Evaluation of Ventral Laparoscopic Abomasopexy Using Surgical Staples Associated with Suture Material in Dairy Cattle
Background: Displaced Abomasum is known for being on of the main illnesses that affect milking cows. Increase in diagnosis of this illness is due to advancement in diagnosis techniques. Increase in incidence of this illness can be explained by genetic selection of animals with high production, breed systems and changes to the diet with a higher level of protein. For laparoscopic treatment, several surgical changes were performed to optimize the procedure and thus achieve better results. The main purpose of this study was to evaluate applicability of the ventral laparoscopic abomasopexy technique, using surgical clamps attached to the suture thread, to milking cows.
Materials, Methods & Results: Six adult cows were placed under anesthesia with isoflurane and placed in dorsal decubitus. Animals were kept with no water for 24 h and no food for 48 h. Four laparoscopic accesses were performed. The first one was created with the intention of inspecting the abdominal cavity and the remaining three for access of surgical instruments. Serous membrane of the abomasum was cauterized, combined with suture threads and placed at the greater abomasal curvature. The free part of suture threads was kept out of the abdominal cavity and after traction of the abomasum against the abdominal wall was tied to the skin. Ultrasound exam was performed for abdominal evaluation after abomasopexy. Anesthesia time and surgery time were recorded and analyzes through average and standard deviation (SD). The average anesthesia time recorded was 94 min (SD 14.63 min) and average surgery time was 51 min (SD 14.71 min). The fasting period was considered adequate, however all animals had to undergo intubation with orogastric tube to drain liquids and gas during the procedure. Four of the six animals had lineal adhesion. Three of the four animals that had adhesion did not keep the abomasum at the retroperitoneal area, however viscera movement was stopped in the abdominal cavity.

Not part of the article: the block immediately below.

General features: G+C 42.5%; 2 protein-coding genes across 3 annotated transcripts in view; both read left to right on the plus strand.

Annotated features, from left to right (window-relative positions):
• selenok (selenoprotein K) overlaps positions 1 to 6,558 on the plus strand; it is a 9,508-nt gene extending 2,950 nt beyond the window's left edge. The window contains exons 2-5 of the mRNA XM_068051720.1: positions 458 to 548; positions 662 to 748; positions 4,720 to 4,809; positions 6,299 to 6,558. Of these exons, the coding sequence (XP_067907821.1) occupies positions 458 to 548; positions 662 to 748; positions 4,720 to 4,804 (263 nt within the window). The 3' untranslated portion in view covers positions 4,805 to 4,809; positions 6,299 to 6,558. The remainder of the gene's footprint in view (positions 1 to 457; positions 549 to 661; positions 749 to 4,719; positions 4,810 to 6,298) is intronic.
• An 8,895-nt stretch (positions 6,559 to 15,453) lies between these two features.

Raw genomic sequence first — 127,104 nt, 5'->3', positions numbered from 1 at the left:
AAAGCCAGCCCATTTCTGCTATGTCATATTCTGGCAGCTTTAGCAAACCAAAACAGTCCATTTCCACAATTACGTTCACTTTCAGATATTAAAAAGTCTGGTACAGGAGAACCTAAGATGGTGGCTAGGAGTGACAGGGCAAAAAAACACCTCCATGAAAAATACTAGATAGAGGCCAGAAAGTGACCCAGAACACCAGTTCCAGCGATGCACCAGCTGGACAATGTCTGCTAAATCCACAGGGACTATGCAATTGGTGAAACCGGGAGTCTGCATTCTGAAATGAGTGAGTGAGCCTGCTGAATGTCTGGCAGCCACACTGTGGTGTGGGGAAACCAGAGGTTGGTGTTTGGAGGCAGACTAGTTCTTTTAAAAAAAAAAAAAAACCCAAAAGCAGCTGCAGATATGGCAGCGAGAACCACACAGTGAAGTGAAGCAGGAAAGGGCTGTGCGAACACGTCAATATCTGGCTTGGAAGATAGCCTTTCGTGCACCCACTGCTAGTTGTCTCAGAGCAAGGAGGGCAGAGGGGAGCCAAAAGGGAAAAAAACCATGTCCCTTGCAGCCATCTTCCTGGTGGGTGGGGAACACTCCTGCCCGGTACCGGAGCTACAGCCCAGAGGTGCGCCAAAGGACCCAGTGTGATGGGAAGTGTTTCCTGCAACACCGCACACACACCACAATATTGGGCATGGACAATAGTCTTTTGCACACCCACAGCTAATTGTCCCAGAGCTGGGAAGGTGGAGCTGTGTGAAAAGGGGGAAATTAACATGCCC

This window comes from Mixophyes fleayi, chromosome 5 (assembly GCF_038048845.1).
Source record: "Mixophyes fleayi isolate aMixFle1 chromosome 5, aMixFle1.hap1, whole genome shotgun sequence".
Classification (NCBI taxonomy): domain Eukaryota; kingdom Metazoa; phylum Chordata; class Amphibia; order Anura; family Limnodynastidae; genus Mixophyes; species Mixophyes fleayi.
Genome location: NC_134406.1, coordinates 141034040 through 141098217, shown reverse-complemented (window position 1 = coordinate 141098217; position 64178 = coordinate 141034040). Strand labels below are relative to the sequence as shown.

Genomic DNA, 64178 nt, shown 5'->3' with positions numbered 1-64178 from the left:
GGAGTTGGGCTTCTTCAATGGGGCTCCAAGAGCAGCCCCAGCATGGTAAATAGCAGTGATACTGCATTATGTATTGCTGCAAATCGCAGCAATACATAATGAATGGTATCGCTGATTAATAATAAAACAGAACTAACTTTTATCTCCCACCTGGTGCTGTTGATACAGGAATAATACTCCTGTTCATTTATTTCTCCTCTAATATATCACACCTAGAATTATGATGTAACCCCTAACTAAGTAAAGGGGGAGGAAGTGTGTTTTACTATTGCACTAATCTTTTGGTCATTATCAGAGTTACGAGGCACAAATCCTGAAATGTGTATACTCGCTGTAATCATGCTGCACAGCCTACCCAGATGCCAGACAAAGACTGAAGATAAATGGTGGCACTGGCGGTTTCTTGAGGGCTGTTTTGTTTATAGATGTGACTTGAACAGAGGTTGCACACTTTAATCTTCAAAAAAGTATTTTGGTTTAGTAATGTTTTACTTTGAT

Discussion: Abomasopexy through laparoscopy is a safe technique, especially when compared with other invasive methods of abomasopexy. However, to perform this type of surgery availability of adequate equipment and a well trained surgical team are required. This study was performed at a surgery room under full anesthesia. In a field situation, the veterinarian can have some difficulties but such adversities must not be considered and impediment for performance of surgery on the field as its performance is possible. Even though surgical clamps were small, they were considered adequate for what was suggested. The applied 0 degree laparoscopic optic presented restrictions for cavity inspection, therefore we believe that an optical lenses with 30 degree angle could facilitate this laparoscopy inspection. To induce greater and more lasting adherence we suggest cauterizing a greater area of the serous membrane of the abomasum. We also suggest not performing this procedure during lactation peak, when fasting and surgery can cause economic losses. Complications associated with this technique could not be avoided. The technique has shown favorable results, but its clinical applicability depends on application on animals subjected to the conditions of a milk production cycle.
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